Subject(s)
Alveolar Bone Loss , Dental Implant-Abutment Design , Dental Implants , Dental Records , Follow-Up Studies , Humans , Peri-Implantitis , Periodontal Diseases , Retrospective Studies , Splints , Tooth
12.
Article in English | WPRIM | ID: wpr-90430

ABSTRACT

PURPOSE: The purpose of this study was to evaluate whether the internal abutment length affected screw stability in an internal connection implant. MATERIALS AND METHODS: Twenty long internal connection implants (Replus system, 4.7 × 11.5 mm) were selected for this investigation. Abutments were assigned to four groups depending on the length of the internal connection (abutments with internal lengths of 1, 2, 3, and 4 mm, respectively). Each implant fixture specimen was embedded in resin medium and connected to an abutment with an abutment screw. A load of 100 N, applied at an angle of 30° to the long axis of the implant, was repeated for 1.0 × 10⁶ cycles. Reverse torque values (RTV) were recorded before and after loading, and the change in RTV was calculated. Data were analyzed with the Kruskal-Wallis test. RESULTS: The change in RTV was not significantly different among the groups (P>.05). Screw loosening and fractures were not observed in any groups, and joint stability was maintained. CONCLUSION: The internal length of the abutment may not significantly affect the degree of screw loosening.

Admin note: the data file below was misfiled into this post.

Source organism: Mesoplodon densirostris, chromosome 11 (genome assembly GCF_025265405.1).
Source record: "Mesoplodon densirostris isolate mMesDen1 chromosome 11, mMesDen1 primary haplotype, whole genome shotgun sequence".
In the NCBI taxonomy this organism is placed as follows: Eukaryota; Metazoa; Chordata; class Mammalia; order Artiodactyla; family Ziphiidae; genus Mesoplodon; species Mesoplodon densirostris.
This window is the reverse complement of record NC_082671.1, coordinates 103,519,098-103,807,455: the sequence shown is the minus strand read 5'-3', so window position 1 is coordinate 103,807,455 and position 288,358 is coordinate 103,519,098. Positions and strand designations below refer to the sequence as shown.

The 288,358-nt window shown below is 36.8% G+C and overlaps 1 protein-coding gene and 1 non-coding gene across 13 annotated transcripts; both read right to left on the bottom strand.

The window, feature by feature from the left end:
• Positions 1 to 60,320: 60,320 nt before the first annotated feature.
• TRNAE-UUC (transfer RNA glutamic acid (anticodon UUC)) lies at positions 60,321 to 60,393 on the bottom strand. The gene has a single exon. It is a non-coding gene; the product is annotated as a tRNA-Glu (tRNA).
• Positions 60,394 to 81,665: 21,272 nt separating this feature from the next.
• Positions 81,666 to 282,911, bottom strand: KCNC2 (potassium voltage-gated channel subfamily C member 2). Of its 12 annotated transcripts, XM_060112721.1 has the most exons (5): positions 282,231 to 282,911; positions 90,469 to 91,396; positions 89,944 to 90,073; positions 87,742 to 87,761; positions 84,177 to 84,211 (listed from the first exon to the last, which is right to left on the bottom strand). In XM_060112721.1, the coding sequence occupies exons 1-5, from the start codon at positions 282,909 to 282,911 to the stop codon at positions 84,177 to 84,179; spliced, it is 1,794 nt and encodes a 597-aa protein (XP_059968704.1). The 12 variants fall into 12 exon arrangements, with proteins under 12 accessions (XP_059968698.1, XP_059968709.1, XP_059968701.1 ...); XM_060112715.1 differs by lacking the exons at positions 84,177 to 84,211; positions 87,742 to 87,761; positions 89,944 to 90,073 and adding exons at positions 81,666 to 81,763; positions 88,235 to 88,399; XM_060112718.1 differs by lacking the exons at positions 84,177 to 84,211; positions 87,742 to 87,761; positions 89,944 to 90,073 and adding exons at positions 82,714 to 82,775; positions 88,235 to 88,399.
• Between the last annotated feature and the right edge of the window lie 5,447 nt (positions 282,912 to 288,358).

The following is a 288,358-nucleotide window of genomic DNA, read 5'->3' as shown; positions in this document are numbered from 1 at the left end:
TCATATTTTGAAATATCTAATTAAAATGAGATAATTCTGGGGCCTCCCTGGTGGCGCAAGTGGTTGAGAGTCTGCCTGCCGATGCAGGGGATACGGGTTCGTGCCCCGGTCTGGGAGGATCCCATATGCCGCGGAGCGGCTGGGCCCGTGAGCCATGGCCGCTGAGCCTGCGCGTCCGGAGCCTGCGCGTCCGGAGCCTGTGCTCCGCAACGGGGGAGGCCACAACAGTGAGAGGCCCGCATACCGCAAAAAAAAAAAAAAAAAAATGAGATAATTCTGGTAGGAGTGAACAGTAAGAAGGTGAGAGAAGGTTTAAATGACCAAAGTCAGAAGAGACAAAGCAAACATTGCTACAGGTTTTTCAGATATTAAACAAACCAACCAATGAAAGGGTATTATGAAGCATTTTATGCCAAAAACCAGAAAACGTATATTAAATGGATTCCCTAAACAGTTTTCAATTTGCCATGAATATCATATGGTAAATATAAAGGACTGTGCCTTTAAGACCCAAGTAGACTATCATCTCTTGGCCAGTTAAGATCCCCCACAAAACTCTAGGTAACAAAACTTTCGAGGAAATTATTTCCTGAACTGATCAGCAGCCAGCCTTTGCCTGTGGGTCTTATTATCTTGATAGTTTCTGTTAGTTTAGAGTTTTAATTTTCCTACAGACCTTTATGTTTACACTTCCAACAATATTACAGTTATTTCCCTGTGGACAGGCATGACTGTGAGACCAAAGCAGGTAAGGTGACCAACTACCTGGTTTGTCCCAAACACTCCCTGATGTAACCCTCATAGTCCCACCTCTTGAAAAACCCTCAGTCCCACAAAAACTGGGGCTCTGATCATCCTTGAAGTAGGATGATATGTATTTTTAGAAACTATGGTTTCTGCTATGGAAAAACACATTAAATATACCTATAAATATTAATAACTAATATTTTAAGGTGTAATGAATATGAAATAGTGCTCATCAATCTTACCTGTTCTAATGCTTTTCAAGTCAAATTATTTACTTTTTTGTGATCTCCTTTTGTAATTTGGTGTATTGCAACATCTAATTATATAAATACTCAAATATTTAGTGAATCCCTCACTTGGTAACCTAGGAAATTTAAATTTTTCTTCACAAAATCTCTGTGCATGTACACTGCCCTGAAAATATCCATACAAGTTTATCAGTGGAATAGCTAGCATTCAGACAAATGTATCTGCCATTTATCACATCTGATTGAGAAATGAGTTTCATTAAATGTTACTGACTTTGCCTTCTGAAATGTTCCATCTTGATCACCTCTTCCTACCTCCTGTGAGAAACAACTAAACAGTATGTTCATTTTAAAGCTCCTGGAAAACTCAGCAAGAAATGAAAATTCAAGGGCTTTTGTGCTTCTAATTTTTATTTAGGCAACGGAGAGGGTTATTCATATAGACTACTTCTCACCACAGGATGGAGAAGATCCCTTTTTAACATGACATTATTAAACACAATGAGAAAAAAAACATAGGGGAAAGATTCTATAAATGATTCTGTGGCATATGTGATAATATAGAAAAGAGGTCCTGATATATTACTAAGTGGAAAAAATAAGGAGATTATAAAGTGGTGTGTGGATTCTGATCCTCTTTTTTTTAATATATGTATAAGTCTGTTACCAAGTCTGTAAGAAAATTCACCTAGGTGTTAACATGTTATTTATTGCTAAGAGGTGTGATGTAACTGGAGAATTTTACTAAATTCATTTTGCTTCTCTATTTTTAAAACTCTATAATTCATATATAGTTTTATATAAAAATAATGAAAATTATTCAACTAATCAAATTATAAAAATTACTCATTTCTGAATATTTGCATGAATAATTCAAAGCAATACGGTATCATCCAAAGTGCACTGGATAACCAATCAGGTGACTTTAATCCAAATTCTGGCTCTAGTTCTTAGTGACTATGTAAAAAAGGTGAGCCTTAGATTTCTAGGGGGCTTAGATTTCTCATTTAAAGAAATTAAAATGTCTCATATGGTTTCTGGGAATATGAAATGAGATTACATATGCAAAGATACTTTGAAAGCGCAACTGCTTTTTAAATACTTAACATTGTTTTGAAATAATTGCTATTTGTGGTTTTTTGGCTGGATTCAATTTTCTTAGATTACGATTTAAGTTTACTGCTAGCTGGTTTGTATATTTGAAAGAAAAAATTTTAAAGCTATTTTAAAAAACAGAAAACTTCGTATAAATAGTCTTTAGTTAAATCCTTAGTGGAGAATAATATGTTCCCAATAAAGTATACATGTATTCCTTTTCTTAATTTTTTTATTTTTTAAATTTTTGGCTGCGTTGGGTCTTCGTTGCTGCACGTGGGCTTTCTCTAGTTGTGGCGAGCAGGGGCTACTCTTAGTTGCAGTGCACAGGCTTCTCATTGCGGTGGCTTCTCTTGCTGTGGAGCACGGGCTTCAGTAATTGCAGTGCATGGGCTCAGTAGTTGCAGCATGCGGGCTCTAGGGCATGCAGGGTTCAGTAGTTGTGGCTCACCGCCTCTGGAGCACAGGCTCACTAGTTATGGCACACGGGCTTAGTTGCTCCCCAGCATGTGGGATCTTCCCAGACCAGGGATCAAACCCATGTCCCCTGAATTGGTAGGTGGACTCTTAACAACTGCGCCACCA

Subject(s)
Joints , Torque
13.
Article in English | WPRIM | ID: wpr-222864

ABSTRACT